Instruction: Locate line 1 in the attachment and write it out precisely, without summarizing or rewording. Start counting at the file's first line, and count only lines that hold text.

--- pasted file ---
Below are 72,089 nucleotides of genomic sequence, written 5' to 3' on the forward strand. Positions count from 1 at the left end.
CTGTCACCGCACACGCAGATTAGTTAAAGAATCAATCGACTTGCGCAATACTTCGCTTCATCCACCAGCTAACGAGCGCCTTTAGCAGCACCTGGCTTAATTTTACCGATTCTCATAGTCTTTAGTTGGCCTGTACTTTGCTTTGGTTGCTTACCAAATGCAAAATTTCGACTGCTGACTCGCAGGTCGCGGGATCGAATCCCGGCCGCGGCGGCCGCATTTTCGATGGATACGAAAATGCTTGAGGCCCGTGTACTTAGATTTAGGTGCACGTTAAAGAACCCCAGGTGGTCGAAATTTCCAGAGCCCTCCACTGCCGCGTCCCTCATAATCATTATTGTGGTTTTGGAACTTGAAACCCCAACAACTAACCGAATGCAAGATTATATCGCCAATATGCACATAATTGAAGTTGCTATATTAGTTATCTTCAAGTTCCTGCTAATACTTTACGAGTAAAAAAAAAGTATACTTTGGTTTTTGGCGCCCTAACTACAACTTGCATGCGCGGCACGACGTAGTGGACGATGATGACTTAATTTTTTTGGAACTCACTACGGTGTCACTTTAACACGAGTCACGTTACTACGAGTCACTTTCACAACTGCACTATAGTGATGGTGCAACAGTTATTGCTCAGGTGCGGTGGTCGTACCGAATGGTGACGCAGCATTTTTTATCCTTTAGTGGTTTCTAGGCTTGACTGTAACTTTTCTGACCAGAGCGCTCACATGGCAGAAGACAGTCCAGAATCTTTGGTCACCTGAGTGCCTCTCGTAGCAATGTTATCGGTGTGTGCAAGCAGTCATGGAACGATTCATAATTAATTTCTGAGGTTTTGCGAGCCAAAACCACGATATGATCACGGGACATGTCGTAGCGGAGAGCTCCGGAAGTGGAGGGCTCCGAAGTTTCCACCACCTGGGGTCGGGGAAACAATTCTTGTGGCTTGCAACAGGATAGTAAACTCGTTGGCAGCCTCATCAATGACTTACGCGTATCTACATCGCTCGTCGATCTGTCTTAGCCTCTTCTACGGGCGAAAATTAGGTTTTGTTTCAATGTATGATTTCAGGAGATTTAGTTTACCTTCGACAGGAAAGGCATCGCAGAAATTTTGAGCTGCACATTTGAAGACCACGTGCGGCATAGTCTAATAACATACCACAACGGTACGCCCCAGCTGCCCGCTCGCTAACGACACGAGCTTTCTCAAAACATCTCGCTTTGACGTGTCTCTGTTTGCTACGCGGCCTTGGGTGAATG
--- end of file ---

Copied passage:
Below are 72,089 nucleotides of genomic sequence, written 5' to 3' on the forward strand. Positions count from 1 at the left end.